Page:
A postmodern love story, self-consciously playful in a Vonnegut-ian way.
At the beginning of the novel, Ron, the narrator and a writer, promises us a work that will be “capital-T True,” though he’s also careful to make a distinction between Truth and Fact. The object of his affection, adoration and obsession is Emma, someone he’s known for over 20 years, since well before he escorted her to the senior prom. Now they’re in their mid-30s—he’s still besotted, and she’s coming off a divorce. Although they’ve briefly gotten back together, she now feels the need for some “distance,” so Ron hies himself to a Caribbean island, in part to write about their complex relationship in a new novel. While there, he temporarily takes up with Charlotte, a college student who finds it impossible to comprehend Ron’s continuing infatuation with Emma. On the day he breaks up with Charlotte, Emma comes down to the island, and eventually Ron confesses his relationship with Charlotte. Emma is understandably pissed, so she leaves, and Ron tries to commit suicide by driving his Jeep off a pier. And here’s where things get both crazy and interesting: While everyone thinks he’s dead, he gets a fake passport and leaves for several years to Sinai. Meanwhile, his manuscript is discovered and published—and it sells 3 million copies. When he decides to return to assume his former life, everyone is outraged—his mother, Emma and the reading public, who feel they’ve been manipulated. (Some of his readers even sue him for “mental anguish.”) But Currie’s narrative is not just about the self-conscious act of writing a novel about Emma—it’s also about the death of his father and the possibility of machines themselves becoming conscious beings in an act called a singularity.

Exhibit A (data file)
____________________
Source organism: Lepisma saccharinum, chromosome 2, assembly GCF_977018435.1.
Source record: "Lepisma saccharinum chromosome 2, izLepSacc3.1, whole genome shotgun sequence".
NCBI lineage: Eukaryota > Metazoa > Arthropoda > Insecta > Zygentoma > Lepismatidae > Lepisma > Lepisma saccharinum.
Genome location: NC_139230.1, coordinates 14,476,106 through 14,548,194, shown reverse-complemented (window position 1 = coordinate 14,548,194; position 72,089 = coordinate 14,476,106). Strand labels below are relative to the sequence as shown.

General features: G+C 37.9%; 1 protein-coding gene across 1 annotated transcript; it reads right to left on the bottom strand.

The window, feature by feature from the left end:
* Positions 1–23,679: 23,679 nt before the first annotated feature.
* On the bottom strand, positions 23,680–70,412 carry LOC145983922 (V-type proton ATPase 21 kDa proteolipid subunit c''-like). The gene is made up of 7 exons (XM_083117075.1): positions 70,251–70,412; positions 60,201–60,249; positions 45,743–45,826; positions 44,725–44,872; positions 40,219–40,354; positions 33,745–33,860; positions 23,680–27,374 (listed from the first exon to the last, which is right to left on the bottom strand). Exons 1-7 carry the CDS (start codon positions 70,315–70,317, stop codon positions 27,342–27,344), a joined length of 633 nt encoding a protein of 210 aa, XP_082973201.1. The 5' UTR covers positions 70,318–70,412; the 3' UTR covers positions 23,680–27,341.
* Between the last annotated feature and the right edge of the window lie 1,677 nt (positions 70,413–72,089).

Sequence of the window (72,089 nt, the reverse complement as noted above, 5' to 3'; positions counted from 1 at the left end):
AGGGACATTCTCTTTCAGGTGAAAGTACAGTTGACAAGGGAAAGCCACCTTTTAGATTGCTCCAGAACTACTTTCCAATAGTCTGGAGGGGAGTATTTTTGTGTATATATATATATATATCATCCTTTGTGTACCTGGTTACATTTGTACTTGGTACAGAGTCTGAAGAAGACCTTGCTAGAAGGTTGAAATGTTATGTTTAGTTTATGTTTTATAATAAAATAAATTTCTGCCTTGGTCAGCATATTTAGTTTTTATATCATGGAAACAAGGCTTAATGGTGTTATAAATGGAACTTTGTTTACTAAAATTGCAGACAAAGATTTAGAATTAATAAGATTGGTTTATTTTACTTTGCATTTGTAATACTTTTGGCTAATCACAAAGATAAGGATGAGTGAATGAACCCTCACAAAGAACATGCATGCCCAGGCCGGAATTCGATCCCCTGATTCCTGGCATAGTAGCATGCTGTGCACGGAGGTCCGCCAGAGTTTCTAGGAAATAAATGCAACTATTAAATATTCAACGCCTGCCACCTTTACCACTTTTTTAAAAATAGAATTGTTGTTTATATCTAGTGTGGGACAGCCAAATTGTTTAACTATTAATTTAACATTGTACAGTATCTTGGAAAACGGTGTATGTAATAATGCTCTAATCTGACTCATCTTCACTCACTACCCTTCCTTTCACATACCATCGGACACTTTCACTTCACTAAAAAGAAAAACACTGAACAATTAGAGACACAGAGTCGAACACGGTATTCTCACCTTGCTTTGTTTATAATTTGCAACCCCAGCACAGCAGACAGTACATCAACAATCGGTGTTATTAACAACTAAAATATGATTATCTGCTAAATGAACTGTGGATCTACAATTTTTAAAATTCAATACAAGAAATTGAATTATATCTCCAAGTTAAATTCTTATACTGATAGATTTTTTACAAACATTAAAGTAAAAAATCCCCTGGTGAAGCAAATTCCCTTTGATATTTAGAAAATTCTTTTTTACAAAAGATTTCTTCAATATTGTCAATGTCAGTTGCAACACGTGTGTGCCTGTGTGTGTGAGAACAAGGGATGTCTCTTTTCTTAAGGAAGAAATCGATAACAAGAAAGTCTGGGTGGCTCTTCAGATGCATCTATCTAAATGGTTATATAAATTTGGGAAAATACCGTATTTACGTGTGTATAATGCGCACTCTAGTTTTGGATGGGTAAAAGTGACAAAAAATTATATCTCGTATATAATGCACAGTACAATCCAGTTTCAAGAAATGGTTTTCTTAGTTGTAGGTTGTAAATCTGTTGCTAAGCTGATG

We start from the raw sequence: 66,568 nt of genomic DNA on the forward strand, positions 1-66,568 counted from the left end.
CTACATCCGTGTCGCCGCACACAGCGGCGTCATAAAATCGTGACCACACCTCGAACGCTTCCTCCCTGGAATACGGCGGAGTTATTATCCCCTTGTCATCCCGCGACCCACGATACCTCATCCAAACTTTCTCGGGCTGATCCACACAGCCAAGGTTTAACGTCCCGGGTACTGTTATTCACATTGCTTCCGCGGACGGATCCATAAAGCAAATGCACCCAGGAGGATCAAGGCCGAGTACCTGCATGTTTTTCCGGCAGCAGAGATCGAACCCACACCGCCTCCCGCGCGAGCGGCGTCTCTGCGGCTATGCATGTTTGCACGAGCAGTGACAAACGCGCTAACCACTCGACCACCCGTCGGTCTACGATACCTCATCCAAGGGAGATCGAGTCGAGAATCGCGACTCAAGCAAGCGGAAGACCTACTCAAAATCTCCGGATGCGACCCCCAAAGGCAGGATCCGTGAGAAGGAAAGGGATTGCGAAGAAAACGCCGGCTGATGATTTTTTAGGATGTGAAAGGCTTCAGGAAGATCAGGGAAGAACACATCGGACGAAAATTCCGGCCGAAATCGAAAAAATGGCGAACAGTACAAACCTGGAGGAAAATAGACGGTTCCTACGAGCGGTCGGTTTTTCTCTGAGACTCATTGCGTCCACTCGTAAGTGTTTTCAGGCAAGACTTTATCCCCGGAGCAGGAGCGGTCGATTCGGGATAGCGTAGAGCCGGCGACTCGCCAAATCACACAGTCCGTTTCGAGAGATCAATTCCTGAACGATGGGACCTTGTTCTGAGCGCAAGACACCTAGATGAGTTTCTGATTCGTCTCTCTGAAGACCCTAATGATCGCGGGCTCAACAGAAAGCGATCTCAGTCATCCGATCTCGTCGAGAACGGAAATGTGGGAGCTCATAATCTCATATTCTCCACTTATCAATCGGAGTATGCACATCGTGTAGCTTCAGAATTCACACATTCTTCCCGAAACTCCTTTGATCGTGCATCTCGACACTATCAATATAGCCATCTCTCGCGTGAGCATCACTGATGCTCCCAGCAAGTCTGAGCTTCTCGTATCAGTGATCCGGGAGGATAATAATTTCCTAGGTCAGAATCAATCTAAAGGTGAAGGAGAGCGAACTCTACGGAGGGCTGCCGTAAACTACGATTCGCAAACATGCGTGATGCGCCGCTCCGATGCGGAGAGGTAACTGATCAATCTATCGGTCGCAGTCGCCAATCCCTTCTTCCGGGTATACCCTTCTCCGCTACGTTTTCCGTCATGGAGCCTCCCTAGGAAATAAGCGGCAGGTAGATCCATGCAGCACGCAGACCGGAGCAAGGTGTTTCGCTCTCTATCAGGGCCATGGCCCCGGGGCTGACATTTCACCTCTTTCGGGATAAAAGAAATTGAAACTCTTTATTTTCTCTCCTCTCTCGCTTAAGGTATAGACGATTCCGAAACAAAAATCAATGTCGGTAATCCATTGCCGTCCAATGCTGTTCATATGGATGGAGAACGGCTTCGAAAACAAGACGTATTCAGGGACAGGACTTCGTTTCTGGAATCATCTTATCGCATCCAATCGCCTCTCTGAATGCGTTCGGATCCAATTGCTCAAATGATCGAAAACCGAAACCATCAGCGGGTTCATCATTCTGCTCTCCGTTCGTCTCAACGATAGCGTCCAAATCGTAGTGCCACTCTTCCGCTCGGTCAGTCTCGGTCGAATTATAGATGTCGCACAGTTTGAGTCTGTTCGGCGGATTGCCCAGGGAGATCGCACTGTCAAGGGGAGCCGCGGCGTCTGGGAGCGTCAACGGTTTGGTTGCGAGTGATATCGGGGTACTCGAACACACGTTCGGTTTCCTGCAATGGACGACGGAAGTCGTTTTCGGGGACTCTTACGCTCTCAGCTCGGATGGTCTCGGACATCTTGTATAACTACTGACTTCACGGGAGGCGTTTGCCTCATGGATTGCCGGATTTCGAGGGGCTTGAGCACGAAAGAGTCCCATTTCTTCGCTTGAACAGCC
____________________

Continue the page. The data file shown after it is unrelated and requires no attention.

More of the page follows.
Free-wheeling—and at times both moving and hilarious.